Figure 9 – Connecting to Secondary SSRS instance SQL03 on SQLServerNode02

I will follow the same steps that I did for SQL01 previously, with the only difference being to point to the ReportServer database that was restored to Server5\SQL02, as shown in Figure 10.

Figure 10 – Pointing to the Secondary ReportServer database on Server5\SQL02.

I will also restore the same encryption key backup file that I did for SQL01. The Web Portal URL will be http://SQLServerNode02/reports as you can see in Figure 11.

Figure 11 – Web Portal URL on SQLServerNode02

Once everything is successfully configured, I can open the Web Portal on SQLServerNode02 directly and verify that the same reports are there, remembering that as of now the two ReportServer databases should contain identical data. You should see all of the same folders and reports. All of the encrypted content like saved passwords for data sources will have been maintained thanks to restoring the encryption keys. This is easily verified by running several reports.

Testing Failover

At this point, it is safe to fail Server4\SQL01 on SQLServerNode01 over to SQLServerNode02, using Failover Cluster Manager. If you are unfamiliar with this task, please refer to the following link: https://technet.microsoft.com/en-us/library/cc754577(v=ws.11).aspx.

The Web Portal on SQLServerNode02 has already been configured to accept connections with the only difference being that it is using the ReportServer database from Server5\SQL02, which is still present on SQLServerNode01. The beautiful part of this solution is that, assuming the ReportServer databases are kept synchronous, this failover will be invisible to the users, as they will still use the URL http://Server4/Reports.

The cluster services will take care of updating DNS to redirect to the new primary node; The SSRS Web application, which are not cluster aware, will just come along for the ride. Figure 12 shows the Portal connected to Server5\SQL02 ReportServer database. You can also see the identifying _SQLServerNode02 folder that I use for verification.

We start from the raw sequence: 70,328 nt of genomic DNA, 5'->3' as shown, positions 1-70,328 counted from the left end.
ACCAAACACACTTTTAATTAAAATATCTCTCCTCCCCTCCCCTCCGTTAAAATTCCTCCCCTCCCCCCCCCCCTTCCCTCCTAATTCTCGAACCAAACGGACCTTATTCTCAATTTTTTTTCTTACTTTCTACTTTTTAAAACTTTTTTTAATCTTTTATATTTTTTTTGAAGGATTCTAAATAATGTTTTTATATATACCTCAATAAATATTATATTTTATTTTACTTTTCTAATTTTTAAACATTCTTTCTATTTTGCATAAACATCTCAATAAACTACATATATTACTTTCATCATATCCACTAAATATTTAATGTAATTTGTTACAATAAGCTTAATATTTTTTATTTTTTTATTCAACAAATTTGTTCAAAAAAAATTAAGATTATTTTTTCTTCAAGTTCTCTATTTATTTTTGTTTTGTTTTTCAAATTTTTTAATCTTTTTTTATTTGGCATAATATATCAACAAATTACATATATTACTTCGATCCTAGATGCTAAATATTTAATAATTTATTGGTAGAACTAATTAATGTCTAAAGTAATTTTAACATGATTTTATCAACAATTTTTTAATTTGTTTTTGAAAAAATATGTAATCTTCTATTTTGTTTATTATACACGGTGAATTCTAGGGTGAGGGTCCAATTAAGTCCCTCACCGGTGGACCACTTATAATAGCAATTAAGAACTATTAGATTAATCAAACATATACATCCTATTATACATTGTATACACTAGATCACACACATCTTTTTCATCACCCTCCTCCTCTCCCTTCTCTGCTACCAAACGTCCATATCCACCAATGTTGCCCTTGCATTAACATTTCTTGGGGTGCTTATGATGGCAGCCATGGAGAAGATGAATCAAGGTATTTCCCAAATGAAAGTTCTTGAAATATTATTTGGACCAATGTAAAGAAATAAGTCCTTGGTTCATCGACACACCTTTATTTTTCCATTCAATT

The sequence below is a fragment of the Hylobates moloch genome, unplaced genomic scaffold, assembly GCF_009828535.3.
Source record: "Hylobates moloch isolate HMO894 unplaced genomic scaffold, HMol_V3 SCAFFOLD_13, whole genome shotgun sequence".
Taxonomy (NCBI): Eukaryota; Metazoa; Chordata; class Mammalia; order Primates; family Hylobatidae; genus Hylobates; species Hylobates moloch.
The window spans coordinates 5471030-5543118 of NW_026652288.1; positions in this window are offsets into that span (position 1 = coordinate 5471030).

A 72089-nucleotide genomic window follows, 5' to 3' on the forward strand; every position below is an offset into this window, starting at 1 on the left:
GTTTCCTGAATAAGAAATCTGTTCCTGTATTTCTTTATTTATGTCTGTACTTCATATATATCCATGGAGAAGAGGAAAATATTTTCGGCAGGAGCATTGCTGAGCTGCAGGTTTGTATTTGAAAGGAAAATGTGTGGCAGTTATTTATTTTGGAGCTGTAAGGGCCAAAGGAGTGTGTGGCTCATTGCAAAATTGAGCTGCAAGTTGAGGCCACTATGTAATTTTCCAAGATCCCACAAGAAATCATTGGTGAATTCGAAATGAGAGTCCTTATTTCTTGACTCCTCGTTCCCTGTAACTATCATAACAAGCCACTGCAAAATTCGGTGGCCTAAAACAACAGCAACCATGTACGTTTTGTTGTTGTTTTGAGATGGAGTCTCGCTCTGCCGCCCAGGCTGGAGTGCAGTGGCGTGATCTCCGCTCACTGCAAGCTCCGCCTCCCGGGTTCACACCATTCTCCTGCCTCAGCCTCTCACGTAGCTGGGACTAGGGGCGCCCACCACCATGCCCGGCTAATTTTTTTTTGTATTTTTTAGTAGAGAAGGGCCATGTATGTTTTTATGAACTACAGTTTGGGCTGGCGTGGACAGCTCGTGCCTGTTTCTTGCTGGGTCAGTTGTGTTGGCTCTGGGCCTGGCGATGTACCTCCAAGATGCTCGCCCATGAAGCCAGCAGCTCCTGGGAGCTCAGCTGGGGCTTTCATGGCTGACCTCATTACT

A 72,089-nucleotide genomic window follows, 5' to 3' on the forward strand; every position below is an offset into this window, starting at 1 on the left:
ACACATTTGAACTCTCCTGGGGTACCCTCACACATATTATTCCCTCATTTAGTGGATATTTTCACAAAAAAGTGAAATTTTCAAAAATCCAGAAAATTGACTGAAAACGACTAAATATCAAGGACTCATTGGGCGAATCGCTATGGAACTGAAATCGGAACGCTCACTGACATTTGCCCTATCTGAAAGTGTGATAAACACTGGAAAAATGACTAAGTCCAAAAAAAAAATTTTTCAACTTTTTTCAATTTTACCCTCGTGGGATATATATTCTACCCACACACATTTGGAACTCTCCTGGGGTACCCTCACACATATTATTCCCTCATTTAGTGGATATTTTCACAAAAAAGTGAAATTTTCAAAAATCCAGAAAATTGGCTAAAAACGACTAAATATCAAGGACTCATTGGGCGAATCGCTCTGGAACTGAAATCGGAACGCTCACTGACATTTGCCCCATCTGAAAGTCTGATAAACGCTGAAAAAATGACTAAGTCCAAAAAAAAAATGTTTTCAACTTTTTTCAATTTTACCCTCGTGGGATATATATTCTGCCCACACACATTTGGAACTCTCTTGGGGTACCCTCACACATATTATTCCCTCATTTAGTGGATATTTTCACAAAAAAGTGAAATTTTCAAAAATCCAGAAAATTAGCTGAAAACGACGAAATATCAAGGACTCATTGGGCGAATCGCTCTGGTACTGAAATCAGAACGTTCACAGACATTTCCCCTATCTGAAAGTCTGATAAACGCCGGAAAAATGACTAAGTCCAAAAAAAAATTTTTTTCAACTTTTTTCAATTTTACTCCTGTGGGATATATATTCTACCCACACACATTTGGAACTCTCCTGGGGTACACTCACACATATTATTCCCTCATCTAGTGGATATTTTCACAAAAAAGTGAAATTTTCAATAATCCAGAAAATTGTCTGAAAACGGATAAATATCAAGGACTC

C:\Users\rlandrum\AppData\Local\Temp\SNAGHTML237bfb0.PNG

Figure 12 – Portal display connected to SQLServerNode02 with same virtual URL

Keeping the ReportServer databases in sync

From time to time, it would be worthwhile to do a sanity check on the two databases to ensure they are indeed being kept in sync. To do this, I registered both SQL Server instances in Registered Server in SSMS and ran the query below against both ReportServer databases using the multi-query capabilities of SSMS. If you would like to learn more about this feature, please refer to this link: https://msdn.microsoft.com/en-us/library/bb964743.aspx.

The results in Figure 13 tell me that I have one more report on Server5\SQL02 than I do on Server4\SQL01 and 4 more “Not Known” items. It looks like I have some work to do to hunt down these differences, which I will be doing for the next installment of this solution.

Figure 13 – Running code to find differences in both ReportServer databases simultaneously

Summary and Next Steps

This solution for scaling out SSRS on SQL Server Standard Edition, at first a theory, has proven in a very short time to be practical and tested alternative to Enterprise Edition’s scale out feature, despite some additional administration and automation required.

I have a bit more work to do for subscriptions and report synchronization over the next couple of weeks. The next installment will show how to build a scheduled job to check report synchronization and alert the DevOps team with details of any discrepancies so that they can deploy missing reports. I plan to include the ModifiedDate field as well to find objects that exist in both databases but may have a newer version of the report deployed.

I will also add logic to enable and disable subscription based on the primary node. It is well worth the minimal effort required.